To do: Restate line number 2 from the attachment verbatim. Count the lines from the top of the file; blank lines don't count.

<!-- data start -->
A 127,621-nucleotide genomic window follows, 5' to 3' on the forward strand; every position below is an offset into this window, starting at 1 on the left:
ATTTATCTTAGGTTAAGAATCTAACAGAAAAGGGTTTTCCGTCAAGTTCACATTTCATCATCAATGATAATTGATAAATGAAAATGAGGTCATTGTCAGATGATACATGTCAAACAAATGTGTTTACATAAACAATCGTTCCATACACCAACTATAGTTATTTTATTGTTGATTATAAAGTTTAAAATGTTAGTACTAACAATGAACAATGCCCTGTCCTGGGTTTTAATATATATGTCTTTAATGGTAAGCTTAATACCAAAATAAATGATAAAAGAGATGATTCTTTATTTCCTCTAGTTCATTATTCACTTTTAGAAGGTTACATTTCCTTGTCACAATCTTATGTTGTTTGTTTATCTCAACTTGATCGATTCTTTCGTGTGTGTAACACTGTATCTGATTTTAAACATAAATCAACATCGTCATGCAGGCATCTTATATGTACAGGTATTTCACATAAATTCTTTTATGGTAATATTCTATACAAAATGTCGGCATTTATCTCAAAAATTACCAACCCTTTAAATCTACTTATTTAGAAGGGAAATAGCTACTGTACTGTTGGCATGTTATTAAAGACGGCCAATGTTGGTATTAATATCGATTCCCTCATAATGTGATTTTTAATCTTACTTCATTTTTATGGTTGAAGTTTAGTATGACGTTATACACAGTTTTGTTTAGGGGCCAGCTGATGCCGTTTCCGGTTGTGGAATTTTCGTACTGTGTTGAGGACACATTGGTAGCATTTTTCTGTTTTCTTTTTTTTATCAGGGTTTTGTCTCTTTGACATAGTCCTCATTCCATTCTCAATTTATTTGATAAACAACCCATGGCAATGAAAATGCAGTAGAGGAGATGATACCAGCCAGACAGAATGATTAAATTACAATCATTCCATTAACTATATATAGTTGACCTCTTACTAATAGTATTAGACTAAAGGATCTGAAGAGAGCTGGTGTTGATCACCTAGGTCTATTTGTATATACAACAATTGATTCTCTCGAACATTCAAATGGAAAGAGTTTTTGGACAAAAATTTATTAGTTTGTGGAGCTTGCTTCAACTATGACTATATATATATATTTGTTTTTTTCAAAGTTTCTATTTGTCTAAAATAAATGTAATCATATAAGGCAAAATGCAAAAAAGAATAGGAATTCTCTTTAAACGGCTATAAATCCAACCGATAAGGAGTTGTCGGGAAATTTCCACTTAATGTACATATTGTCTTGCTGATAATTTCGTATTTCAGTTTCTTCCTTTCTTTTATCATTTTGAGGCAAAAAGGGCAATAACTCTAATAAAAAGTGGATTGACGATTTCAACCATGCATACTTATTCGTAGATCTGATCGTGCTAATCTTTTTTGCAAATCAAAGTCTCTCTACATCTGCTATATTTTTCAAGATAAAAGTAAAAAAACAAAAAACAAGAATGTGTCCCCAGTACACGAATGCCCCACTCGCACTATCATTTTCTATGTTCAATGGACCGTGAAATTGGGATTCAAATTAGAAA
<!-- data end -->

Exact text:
ATTTATCTTAGGTTAAGAATCTAACAGAAAAGGGTTTTCCGTCAAGTTCACATTTCATCATCAATGATAATTGATAAATGAAAATGAGGTCATTGTCAGATGATACATGTCAAACAAATGTGTTTACATAAACAATCGTTCCATACACCAACTATAGTTATTTTATTGTTGATTATAAAGTTTAAAATGTTAGTACTAACAATGAACAATGCCCTGTCCTGGGTTTTAATATATATGTCTTTAATGGTAAGCTTAATACCAAAATAAATGATAAAAGAGATGATTCTTTATTTCCTCTAGTTCATTATTCACTTTTAGAAGGTTACATTTCCTTGTCACAATCTTATGTTGTTTGTTTATCTCAACTTGATCGATTCTTTCGTGTGTGTAACACTGTATCTGATTTTAAACATAAATCAACATCGTCATGCAGGCATCTTATATGTACAGGTATTTCACATAAATTCTTTTATGGTAATATTCTATACAAAATGTCGGCATTTATCTCAAAAATTACCAACCCTTTAAATCTACTTATTTAGAAGGGAAATAGCTACTGTACTGTTGGCATGTTATTAAAGACGGCCAATGTTGGTATTAATATCGATTCCCTCATAATGTGATTTTTAATCTTACTTCATTTTTATGGTTGAAGTTTAGTATGACGTTATACACAGTTTTGTTTAGGGGCCAGCTGATGCCGTTTCCGGTTGTGGAATTTTCGTACTGTGTTGAGGACACATTGGTAGCATTTTTCTGTTTTCTTTTTTTTATCAGGGTTTTGTCTCTTTGACATAGTCCTCATTCCATTCTCAATTTATTTGATAAACAACCCATGGCAATGAAAATGCAGTAGAGGAGATGATACCAGCCAGACAGAATGATTAAATTACAATCATTCCATTAACTATATATAGTTGACCTCTTACTAATAGTATTAGACTAAAGGATCTGAAGAGAGCTGGTGTTGATCACCTAGGTCTATTTGTATATACAACAATTGATTCTCTCGAACATTCAAATGGAAAGAGTTTTTGGACAAAAATTTATTAGTTTGTGGAGCTTGCTTCAACTATGACTATATATATATATTTGTTTTTTTCAAAGTTTCTATTTGTCTAAAATAAATGTAATCATATAAGGCAAAATGCAAAAAAGAATAGGAATTCTCTTTAAACGGCTATAAATCCAACCGATAAGGAGTTGTCGGGAAATTTCCACTTAATGTACATATTGTCTTGCTGATAATTTCGTATTTCAGTTTCTTCCTTTCTTTTATCATTTTGAGGCAAAAAGGGCAATAACTCTAATAAAAAGTGGATTGACGATTTCAACCATGCATACTTATTCGTAGATCTGATCGTGCTAATCTTTTTTGCAAATCAAAGTCTCTCTACATCTGCTATATTTTTCAAGATAAAAGTAAAAAAACAAAAAACAAGAATGTGTCCCCAGTACACGAATGCCCCACTCGCACTATCATTTTCTATGTTCAATGGACCGTGAAATTGGGATTCAAATTAGAAA